Yale University drops Biomed Central membership

The Yale University science libraries have decided to cancel their Biomed Central membership. Dramatically increasing page charges are the reason behind this decision. Other former members of Biomed Central include the Centers for Disease Control and Prevention (CDC), Brown University, The Jackson Laboratory, the drug company Eli Lilly, University of Oxford, Cancer Research UK, EMBL and DKFZ in Heidelberg, and many others.

The business model of Biomed Central and many other open access puplishers relies on author charges to compensate for the costs to publish a journal article. This is in contrast to the journal subscription model of traditional publishers. Biomed Central membership means that the author charges are picked up by the institution, just as the institution traditionally pays for most journal subscriptions.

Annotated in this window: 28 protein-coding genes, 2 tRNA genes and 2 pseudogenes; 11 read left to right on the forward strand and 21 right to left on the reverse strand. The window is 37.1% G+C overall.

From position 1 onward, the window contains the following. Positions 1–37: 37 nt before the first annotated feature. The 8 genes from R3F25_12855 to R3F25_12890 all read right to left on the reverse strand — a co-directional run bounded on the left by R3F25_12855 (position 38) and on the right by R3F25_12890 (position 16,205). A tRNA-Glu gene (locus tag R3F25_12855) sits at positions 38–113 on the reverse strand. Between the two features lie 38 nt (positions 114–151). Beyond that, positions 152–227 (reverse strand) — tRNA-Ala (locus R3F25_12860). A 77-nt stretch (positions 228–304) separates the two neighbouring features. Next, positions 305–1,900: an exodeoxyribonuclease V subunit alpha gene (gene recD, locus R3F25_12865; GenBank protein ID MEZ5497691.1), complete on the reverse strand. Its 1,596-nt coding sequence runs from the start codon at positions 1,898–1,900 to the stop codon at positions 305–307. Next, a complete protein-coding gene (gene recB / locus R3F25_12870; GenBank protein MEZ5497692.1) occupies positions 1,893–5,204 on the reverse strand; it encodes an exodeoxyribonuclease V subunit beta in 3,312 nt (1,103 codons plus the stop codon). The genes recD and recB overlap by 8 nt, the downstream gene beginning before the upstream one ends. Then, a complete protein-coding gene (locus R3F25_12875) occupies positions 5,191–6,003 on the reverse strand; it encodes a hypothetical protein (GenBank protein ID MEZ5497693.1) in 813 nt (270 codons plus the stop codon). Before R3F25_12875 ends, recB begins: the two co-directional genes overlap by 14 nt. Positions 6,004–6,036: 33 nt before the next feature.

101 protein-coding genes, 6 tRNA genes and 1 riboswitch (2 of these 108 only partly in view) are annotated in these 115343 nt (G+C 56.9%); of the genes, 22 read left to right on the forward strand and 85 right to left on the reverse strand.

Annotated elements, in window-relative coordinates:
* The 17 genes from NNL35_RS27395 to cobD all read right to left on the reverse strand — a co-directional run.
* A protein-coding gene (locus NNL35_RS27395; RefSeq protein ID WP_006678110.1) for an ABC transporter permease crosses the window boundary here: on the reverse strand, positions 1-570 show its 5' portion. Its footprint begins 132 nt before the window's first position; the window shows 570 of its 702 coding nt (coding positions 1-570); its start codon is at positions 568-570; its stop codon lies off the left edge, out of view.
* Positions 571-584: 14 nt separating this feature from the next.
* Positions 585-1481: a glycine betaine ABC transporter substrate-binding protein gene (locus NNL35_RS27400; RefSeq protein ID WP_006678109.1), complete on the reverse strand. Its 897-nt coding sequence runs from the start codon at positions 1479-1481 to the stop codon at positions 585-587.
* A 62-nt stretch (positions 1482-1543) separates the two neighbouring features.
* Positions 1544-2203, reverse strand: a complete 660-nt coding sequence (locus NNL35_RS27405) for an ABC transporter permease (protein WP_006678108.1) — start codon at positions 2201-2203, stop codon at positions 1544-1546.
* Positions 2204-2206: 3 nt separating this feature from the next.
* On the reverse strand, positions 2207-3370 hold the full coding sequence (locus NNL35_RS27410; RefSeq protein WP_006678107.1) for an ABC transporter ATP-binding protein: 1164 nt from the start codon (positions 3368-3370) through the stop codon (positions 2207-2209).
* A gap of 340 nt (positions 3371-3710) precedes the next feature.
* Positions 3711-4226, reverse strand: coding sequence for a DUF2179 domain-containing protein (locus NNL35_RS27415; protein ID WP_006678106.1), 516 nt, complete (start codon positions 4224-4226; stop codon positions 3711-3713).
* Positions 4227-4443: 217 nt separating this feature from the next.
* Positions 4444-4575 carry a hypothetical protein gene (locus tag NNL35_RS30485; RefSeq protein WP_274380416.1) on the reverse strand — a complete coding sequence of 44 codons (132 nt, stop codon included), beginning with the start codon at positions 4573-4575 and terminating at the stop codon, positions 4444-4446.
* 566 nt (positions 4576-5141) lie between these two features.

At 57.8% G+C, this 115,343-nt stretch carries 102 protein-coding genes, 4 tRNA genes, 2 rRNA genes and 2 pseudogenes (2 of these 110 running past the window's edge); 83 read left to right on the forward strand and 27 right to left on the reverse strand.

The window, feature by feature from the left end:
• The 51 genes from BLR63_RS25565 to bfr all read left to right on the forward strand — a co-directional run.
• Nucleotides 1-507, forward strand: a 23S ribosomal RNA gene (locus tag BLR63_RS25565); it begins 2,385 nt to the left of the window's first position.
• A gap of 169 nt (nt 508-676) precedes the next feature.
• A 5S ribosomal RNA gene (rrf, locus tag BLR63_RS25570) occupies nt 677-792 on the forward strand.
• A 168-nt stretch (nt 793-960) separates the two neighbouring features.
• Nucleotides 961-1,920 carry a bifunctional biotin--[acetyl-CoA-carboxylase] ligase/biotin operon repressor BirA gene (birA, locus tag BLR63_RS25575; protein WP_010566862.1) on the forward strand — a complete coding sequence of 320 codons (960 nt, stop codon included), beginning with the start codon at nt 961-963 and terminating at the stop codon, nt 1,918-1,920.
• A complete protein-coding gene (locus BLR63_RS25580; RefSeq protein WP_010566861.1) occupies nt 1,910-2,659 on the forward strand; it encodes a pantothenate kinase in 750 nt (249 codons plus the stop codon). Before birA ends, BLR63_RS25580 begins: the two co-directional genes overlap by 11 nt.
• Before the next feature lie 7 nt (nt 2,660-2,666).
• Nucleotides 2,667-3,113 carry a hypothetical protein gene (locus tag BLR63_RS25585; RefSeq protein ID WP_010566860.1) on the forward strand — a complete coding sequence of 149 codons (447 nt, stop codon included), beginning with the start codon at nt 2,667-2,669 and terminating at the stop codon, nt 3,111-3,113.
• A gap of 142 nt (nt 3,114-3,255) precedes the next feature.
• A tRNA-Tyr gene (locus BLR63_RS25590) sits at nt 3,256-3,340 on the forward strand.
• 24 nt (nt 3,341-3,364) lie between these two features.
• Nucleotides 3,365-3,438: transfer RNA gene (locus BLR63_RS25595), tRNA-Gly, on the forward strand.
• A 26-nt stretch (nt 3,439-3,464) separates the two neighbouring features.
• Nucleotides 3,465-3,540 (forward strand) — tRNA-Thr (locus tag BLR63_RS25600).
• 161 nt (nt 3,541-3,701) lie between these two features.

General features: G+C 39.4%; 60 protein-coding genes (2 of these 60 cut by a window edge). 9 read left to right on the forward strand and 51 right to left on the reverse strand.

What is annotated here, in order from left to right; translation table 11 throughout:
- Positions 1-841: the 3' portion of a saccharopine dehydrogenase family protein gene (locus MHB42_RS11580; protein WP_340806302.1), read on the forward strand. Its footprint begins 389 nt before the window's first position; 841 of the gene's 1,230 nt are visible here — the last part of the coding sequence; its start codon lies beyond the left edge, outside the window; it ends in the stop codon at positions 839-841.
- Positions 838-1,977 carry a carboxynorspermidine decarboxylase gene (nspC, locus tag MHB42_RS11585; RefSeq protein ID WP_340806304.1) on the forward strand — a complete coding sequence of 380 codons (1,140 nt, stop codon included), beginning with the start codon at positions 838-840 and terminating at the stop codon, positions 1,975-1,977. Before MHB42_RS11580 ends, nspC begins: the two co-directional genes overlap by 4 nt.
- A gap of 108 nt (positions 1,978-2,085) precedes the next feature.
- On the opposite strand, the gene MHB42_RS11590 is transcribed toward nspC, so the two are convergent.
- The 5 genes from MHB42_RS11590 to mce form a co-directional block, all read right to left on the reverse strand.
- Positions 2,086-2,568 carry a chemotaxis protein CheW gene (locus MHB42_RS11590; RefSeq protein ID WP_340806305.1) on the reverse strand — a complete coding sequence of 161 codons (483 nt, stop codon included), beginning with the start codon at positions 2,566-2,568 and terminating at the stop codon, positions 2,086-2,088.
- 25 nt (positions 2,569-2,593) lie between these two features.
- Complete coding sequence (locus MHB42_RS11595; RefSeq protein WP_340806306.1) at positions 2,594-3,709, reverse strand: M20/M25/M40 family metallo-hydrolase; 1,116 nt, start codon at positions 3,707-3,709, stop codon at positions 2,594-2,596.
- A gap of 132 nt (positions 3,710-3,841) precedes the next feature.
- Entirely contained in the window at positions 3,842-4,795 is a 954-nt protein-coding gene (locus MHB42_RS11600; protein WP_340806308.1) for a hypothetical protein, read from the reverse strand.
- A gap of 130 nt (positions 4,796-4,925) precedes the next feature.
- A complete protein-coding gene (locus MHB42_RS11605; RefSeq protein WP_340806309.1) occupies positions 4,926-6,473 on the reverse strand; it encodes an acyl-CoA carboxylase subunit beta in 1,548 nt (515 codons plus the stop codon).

Yale University argues that author charges are not the best way to compensate for the costs of publishing a journal article, mainly because far fewer funding sources have to come up for the costs of publishing an article.

Increasing article costs are a driving force behind the open access movement (copyright retention by the author is the other important factor). The real cost for publishing an article is very difficult to calculate. For example, peer review is traditionally not paid for even though it is central to the publication process. The indirect costs of producing an article have moved more and more to the author, as electronic submissions now frequently require a lot of formatting and other pre-publishing work.

Most importantly, the publication cost should be put into perspective to the total cost of a research project. In almost all cases, the publication cost will be just a small fraction of the work hours, equipment and reagents that were needed to submit the paper in the first place.

Copyright © 2007 Martin Fenner. Distributed under the terms of the Creative Commons Attribution 4.0 License.